Borraccini, F., De Donatis, M., Di Bucci, D. and Mazzoli, S. 2002. 3D Model of the active extensional fault system of the high Agri River valley, Southern Apennines, Italy. In: Jessell, M. J. 2002. General Contributions: 2002. Journal of the Virtual Explorer, 6, 1-6.
3D Model of the active extensional fault system of the high Agri River valley, Southern Apennines, Italy

Francesco Borraccini1, Mauro De Donatis1, Daniela Di Bucci2, Stefano Mazzoli1

1Facoltà di Scienze Ambientali, Università di Urbino,
Campus Scientifico Sogesta, 61029 Urbino (PU), Italy
2National Seismic Survey, Via Curtatone n. 3, 00185 Rome, Italy


The high Agri River valley (Southern Apennines, Italy) hosts an active fault system, and a severe earthquake struck the area in 1857 (equivalent magnitude Me = 6.98; Imax = XI). In this study, we integrated surface geology with available subsurface data in order to propose a new 3D structural model for the high Agri River valley fault system. The model presented here is based on a series of published deep geological sections across the study area, using the software 2D Move and 3D Move (Midland Valley Exploration Ltd.). It displays the active extensional fault system dissecting the pre-existing southern Apennines fold and thrust belt. This region is characterised by the tectonic superposition of carbonate platform and pelagic basin allochthonous units onto a several km-thick carbonate platform succession representing the underthrusting foreland sequence. The detachment between the allochthon and the buried carbonate platform succession is marked by a several hundreds of metres thick mŽlange zone which consists mainly of intensely deformed and overpressured deepwater mudstones and siltstones.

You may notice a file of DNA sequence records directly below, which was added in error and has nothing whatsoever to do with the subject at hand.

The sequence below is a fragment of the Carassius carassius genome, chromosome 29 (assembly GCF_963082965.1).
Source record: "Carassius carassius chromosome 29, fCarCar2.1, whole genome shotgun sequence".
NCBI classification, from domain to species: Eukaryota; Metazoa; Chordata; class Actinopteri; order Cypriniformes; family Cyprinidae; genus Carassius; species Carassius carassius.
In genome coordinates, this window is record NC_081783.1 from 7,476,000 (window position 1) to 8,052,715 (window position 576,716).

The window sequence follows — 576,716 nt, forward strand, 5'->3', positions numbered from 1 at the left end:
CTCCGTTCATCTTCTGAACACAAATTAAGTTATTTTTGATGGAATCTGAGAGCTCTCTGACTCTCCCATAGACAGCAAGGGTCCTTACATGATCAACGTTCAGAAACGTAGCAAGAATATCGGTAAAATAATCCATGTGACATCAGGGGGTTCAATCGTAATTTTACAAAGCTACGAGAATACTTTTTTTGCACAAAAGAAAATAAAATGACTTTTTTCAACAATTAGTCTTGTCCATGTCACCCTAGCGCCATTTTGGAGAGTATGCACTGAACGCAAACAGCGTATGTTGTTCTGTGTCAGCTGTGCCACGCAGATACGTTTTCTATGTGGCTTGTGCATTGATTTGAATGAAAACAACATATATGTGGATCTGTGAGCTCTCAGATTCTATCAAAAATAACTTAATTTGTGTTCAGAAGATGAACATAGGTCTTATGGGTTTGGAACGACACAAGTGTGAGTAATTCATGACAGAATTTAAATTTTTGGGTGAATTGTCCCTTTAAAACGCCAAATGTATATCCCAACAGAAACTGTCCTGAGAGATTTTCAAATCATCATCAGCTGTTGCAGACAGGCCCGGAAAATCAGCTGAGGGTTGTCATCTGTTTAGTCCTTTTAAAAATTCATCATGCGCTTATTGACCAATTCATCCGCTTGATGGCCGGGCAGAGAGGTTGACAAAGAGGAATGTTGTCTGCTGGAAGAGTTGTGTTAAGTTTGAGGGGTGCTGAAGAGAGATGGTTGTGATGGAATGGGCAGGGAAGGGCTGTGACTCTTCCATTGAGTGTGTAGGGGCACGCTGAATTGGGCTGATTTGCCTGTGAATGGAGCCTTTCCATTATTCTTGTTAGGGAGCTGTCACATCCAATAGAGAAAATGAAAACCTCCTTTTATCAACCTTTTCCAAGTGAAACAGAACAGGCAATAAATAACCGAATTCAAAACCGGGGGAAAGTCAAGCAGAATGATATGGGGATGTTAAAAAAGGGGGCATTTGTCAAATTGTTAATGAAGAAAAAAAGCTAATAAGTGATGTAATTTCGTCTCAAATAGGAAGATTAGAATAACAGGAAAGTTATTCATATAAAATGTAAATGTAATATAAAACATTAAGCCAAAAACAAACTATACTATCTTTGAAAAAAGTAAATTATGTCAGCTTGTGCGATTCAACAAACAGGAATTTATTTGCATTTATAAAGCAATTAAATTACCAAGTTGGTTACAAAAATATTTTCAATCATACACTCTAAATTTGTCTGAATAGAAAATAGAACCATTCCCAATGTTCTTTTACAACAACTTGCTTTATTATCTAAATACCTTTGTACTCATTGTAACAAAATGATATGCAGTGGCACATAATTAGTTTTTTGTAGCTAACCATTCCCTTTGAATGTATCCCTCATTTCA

The 3D model shows that, at surface, the valley is asymmetric, with the most relevant normal faults, as well the maximum thickness of Quaternary alluvial deposits, located along its northeastern side. Locally, minor antithetic faults generate secondary grabens. All these faults occur only in the shallow brittle layer. At depth, a normal fault cuts the top of the deeper unit just below the central part of the Quaternary plain, and does not continue in the tectonic units above. This SW-dipping feature, extending for about 20 km into a WNW-ESE direction, appears to be the most probable deep structure responsible for the development of the active fault system. Therefore, it is also likely to be the source of strong earthquakes such as the 1857 event. The 3D model outlines the mechanically fundamental role played by the ductile mŽlange zone, which controls the modes of fault propagation from the deep brittle layer to the shallow (allochthonous) one.



Geological Setting

Structural Model


Concluding Remarks